Textualism vs. Intent

Capitol Ideas is reporting on the latest publicity stunt by Rep. Metcalfe, to deal with the illegal immigration issue, namely re-examining the 14th Amendment, which says:

All persons born or naturalized in the United States, and subject to the jurisdiction thereof, are citizens of the United States and of the State wherein they reside.

There’s been a lot of talk in originalist circles about whether this was even intended to apply to people who are citizens of another country who have a child in the United States. I suppose to whether you adhere to the school of originalism that says the intent of the founders is important, or whether it’s better to pay attention to what they actually wrote. What they actually wrote seems to mean to me that if you’re born here, you’re a citizen. I suppose it would hinge on “subject to the jurisdiction thereof.”

But regardless, while I appreciate Metcalfe’s leadership on Second Amendment rights, I find his demagogic promotion of populist issues (populist federal issues, I would note) like illegal immigration, tiresome.

14 thoughts on “Textualism vs. Intent”

  1. I read “subject to the jurisdiction” as being here legally, because if our immigration laws were enforced, they wouldn’t be here giving birth. Even a tourist visa would count as “under the jurisdiction”, but the “anchor baby” concept of a minor being able to sponsor immigrants is a law that can be more easily changed and has not the constitutional problems. Minors are deprived of many constitutional protections just as members of the military are. I remember classes in Basic Training (1969) where they patiently explained exactly how much of the Bill of Rights did not apply to soldiers subject to the UCMJ.

  2. Ditto. Look to the census language in the Consititution – and in the 14th, for that matter: “counting the whole number of persons in each State, excluding Indians not taxed”.

    I think it was implicit in their understanding that there would be people within the boundaries of the United States who were not “subject to the jurisdiction thereof” – and that such people were not citizens, nor were their children.

  3. Are not illegals immigrants “subject to the jurisdiction”? They certainly are when courts want to try them, or they are sued, etc, etc. It seems to me that this might exclude diplomats and such from birthing US citizens, but don’t see how this applies to illegals, unless either it has some esoteric meaning, or you close your eyes and really really wish it does.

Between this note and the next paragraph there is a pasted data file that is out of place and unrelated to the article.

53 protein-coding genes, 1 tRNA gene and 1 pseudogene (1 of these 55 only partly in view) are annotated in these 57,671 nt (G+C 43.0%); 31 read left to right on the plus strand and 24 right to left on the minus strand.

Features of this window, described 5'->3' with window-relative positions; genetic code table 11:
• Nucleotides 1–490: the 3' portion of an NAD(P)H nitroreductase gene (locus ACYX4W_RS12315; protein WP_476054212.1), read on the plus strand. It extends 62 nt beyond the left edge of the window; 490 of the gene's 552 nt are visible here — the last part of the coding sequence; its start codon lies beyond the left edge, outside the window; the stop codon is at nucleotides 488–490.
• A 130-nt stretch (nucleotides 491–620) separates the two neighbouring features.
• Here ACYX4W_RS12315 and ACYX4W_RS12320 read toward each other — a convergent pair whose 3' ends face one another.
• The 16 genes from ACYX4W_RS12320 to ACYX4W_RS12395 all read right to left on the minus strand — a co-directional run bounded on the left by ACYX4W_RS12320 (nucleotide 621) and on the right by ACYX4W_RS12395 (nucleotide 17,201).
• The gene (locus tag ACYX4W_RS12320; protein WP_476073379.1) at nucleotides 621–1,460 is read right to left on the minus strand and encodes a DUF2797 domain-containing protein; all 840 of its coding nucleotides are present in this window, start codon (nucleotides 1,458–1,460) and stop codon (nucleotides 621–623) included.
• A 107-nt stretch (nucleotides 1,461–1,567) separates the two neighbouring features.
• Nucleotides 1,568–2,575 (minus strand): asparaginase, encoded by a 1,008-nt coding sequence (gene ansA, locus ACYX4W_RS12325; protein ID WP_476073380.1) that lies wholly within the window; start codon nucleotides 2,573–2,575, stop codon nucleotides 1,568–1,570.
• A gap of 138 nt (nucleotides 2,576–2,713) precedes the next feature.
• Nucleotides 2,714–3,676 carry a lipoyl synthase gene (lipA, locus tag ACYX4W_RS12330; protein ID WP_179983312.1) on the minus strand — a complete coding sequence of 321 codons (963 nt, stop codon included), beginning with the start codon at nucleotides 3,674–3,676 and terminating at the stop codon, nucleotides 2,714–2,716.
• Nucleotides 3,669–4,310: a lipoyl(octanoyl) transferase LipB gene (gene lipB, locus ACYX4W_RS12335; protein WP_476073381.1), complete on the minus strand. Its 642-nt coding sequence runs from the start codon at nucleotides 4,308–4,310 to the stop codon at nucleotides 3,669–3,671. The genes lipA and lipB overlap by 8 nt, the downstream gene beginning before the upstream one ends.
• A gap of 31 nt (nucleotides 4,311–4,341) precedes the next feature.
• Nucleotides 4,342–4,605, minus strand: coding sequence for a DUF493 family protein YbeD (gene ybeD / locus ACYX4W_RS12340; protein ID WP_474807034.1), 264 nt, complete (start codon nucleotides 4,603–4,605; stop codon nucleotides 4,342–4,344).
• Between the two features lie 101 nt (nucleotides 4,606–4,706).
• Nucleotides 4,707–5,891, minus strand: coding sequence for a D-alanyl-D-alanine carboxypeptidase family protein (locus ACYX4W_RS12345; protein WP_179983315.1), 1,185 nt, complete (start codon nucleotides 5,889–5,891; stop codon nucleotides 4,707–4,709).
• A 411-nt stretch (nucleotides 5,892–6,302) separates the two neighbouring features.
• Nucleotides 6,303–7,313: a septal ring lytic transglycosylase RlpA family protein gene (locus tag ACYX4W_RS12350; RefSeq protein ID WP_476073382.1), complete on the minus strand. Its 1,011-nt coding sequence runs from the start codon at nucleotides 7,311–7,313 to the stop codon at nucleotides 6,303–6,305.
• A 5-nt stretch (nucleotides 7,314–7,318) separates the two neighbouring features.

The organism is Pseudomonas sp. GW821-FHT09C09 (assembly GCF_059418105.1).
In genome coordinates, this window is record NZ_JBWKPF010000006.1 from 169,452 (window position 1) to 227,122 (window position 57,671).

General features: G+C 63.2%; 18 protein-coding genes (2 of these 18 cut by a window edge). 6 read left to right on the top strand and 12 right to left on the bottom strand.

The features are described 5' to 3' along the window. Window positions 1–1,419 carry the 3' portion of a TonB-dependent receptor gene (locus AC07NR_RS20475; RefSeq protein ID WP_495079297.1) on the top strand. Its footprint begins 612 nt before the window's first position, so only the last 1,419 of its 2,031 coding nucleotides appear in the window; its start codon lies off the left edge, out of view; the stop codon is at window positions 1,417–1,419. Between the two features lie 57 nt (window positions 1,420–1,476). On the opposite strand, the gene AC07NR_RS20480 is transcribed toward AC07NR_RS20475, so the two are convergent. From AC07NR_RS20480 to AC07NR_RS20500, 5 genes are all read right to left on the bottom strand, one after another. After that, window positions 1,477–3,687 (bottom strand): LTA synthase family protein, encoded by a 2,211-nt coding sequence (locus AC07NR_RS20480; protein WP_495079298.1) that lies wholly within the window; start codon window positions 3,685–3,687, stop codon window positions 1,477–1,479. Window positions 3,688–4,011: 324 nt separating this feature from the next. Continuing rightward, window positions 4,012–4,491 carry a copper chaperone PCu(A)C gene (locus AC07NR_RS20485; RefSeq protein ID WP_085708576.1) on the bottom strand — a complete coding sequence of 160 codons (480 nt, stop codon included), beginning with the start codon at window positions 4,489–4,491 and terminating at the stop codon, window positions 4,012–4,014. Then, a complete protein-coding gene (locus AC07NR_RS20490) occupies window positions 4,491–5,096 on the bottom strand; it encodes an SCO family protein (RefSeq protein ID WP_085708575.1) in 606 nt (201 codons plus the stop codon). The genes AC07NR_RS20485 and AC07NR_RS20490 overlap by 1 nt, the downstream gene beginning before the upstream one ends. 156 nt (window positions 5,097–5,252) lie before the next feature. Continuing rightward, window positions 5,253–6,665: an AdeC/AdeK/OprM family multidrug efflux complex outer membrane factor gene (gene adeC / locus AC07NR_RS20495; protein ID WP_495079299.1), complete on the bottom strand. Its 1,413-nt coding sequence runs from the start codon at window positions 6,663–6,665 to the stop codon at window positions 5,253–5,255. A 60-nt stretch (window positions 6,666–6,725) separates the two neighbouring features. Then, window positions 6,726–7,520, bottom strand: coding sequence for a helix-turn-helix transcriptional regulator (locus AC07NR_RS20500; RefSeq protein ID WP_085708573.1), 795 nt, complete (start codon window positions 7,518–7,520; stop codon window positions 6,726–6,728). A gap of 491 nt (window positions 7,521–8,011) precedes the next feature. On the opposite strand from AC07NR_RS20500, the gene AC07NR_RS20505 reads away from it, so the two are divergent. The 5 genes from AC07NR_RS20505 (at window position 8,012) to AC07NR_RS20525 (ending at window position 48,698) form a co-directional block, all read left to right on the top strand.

4. Now, now, Metcalfe isn’t only going after populist federal issues, he’s also keeping us safe here at home. You know, by opposing those domestic violence awareness resolutions that are a tool of the secret gay agenda to screw our children. That’s totally a Pennsylvania issue. At least, I assume it is limited to Pennsylvania since I have never heard of politicians in any other state claiming that domestic violence awareness is a way to advance the gay agenda.

  5. Nitpick – In the case of the 14th Amendment, the issue of intent applies not to the Founders, as they were all dead by then, but the framers of the Amendment.

    ZK: The idea that “subject to the jurisdiction thereof” has some meaning beyond “not a diplomat and thus immune to laws” would seem to be the key.

    I haven’t done the research to know if that’s plausible (let alone true), but it could well be a legal term of art not identical to the commonplace interpretation of the words.

    (Such as “malice” in the legal sense, which does not mean quite what it does in normal language.)

  6. OK, some notes about the framing of the 14th:

    “The jurisdiction requirement was added to the original draft of the Fourteenth Amendment by the Senate after a lengthy and acrimonious debate. In fact, Senator Jacob Merritt Howard of Michigan proposed the addition of the phrase specifically because he wanted to make clear that the simple accident of birth in the United States was not sufficient to justify citizenship. Sen. Howard noted that the jurisdiction requirement is “simply declaratory of what I regard as the law of the land already.” Sen. Howard said that “this will not, of course, include persons born in the United States who are foreigners, aliens, who belong to the families of ambassadors or foreign ministers accredited to the Government of the United States, but will include every other class of persons.”

    Sen. Reverdy Johnson of Maryland, who was the only Democrat to participate in the Senate debate, was even more explicit about the meaning of the jurisdiction requirement: “[A]ll persons born in the United States and not subject to some foreign Power — for that, no doubt, is the meaning of the committee who have brought the matter before — shall be considered as citizens of the United States.” Sen. Johnson’s reading of the jurisdiction requirement also is consistent with our naturalization requirements. Since at least 1795, federal laws governing naturalization have required aliens to renounce all allegiance to any foreign power and to support the U.S. Constitution. Such allegiance was never assumed simply because the alien was residing in the United States; instead an affirmative oath was required.”